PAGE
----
The Great Sonic Wave
CAVITY CD04 (2013)
The great sonic wave is a 27 minute endurance test of thin textures and distant voices which swoop across the stereo field muttering to themselves. The minimal sleeve notes mention vocals and voiceFX, as well as ‘sounds sculpted and recorded’ which suggests field recordings and improvised screams and shouts manipulated in the studio. Parts of this recording, with its half-remembered screams and quiet noises sound like one imagines a next-door torture chamber to sound like; at other times we are force-marched along by a guttural sounding guard, with the voices of the dead surrounding us. But I am probably making this sound too exciting: this is thoughtless music going nowhere, with no sense of purpose or identity.
Lali Barrière / Miguel A García
SPAIN NUENI #001 CD (2013)
Lali Barriére is little better I confess: four tracks of amplified objects. Some nice sounds, but with little done to them. There is none of the attention to detail that a sound artist like Steve Roden relies on, more a sense that this is personal sound research put out into the world rather than used to make music (in the broadest sense possible). These are quick notes which could be referred back to, or built upon to do something with – I guess the sleeve’s declaration of ‘anticopyright’ may be a way to facilitate that?
PORTGUAL CRONICA 086-2014 CD (2014)
Residual Forms does at least have a clear sense of identity and purpose. My promo CDR of what is a free download from the label website, has light traces against a sunset for a cover, and mentions psychogeography and author Iain Sinclair as reference points for this 20 minute piece of music, and also talks about the hidden resonances of cities, encountered – the psychogeographers suggest – by undertaking aimless walks, or drifts, and allowing the senses and mind to also wander.
Adkins hopes the music will take listeners on an aural drift through cities of their own imagining, and as you can imagine his music is filmic, if at times a little too “nice” for its own good. Think Harold Budd or Eno, but with a little more of the expected, and you won’t be far off. Piano is foregrounded, trilling and pontificating over some drones and ever-so-slow pulses. It’s nice enough, but has little of the hidden corners, the unexpected histories or occult connections that psychogeography relies on. Some sonic interventions, even field recordings, might have produced more than just another pretty ambient work.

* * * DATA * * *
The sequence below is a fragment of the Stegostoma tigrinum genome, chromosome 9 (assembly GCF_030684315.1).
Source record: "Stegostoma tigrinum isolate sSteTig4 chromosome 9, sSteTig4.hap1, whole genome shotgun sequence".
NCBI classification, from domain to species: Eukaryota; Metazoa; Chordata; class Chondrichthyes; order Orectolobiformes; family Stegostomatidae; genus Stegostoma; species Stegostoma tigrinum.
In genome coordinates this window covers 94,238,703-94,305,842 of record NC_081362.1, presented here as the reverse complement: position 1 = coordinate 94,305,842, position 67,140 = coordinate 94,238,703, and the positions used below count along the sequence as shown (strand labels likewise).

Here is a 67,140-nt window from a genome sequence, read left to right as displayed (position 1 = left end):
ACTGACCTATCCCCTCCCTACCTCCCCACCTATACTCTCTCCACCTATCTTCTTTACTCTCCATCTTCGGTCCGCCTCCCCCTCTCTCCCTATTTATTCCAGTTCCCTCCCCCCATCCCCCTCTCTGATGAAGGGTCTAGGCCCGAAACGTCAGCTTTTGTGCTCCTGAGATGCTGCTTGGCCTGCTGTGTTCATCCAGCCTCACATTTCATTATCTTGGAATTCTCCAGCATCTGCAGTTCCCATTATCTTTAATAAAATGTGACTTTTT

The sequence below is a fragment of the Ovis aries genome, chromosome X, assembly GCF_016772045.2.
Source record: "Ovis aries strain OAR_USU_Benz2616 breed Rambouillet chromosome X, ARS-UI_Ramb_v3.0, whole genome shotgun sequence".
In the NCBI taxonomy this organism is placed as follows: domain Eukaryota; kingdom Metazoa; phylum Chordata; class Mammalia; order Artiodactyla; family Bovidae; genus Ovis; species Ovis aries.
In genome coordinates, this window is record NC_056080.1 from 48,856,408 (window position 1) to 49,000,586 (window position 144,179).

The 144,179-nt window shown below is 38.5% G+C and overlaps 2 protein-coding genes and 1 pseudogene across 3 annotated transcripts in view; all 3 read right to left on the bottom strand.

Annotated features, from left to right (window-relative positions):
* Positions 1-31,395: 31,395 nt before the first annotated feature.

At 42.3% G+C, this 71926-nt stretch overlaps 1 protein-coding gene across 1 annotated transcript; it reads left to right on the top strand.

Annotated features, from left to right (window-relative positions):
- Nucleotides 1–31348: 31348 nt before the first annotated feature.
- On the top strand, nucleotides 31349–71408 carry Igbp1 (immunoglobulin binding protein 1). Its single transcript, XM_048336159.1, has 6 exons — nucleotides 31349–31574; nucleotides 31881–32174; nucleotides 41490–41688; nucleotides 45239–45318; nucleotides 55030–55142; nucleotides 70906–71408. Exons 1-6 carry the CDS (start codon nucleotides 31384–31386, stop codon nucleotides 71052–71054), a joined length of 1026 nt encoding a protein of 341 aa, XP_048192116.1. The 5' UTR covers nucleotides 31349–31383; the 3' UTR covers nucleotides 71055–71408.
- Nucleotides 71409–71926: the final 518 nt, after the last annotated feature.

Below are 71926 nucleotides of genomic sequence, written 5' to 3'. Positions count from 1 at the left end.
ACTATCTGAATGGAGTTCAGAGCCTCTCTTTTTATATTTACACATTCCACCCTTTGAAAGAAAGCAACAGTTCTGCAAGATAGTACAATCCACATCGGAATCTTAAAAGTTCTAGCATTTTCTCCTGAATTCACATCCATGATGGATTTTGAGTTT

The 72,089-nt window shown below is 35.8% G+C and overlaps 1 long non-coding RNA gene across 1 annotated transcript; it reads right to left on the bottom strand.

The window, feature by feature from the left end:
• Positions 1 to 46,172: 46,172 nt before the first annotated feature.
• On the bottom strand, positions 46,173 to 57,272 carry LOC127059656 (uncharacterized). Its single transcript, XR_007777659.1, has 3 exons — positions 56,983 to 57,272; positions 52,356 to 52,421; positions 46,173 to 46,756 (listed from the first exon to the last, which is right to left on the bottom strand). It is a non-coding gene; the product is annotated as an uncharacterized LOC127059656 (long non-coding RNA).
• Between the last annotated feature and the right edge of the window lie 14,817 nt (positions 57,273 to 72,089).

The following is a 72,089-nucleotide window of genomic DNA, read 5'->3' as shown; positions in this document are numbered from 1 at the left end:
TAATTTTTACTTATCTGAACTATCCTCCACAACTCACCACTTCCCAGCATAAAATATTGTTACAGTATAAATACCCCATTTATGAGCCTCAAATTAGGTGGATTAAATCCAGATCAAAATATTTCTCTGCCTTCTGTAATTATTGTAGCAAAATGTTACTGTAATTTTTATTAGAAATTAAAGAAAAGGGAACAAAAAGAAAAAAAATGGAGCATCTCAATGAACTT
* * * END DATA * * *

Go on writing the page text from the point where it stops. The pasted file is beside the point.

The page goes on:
The Magic Carpathians
Noise to Silence
WORLD FLAG RECORDS WFR 041 CDR (2013)
Noise to Silence, which comes in a slimline DVD case rather than a normal size CD one, suggests that Anna Nacher and Marek Styczynski, who are The Magic Carpathians, have a sense of purpose too: there’s a nice long thin booklet with photos of the duo’s home made instruments, and the CD is subtitled ‘WORKS: Long Waves Installation’, but I’m afraid this doesn’t refer to an art installation which considers their instruments visually, but only to the fact that they are playing with, well you guessed it, long waveforms.
It’s pretty much like miguel a. garcia’s recordings, a sonic notebook of music made, that is in itself not very interesting and should have been kept in the sound files of those who recorded it so it could be referred to as sourced material for something new, or used as texture or effect in some other composition. My favourite piece is one where a field recording combines with a daxophone (a long industrial pipe played by bowing a metal knife at one end), but I think that’s about the intervention of nature into this obsessive manmade sound.
Look, I like sound, abstract music, improvisation and noise as much as anyone – more than lots of people. My house is full of music, of musics, that most people can’t, won’t or don’t hear as music. But it is precisely the fact that so much music is available, so much music is being made, that means musicians have to think more about what and why they are making the music they do. Honking down a pipe, strumming a wire, tinkling ambient piano, is no longer enough: it’s been done, is already available, as more than residual forms or musical ghosts.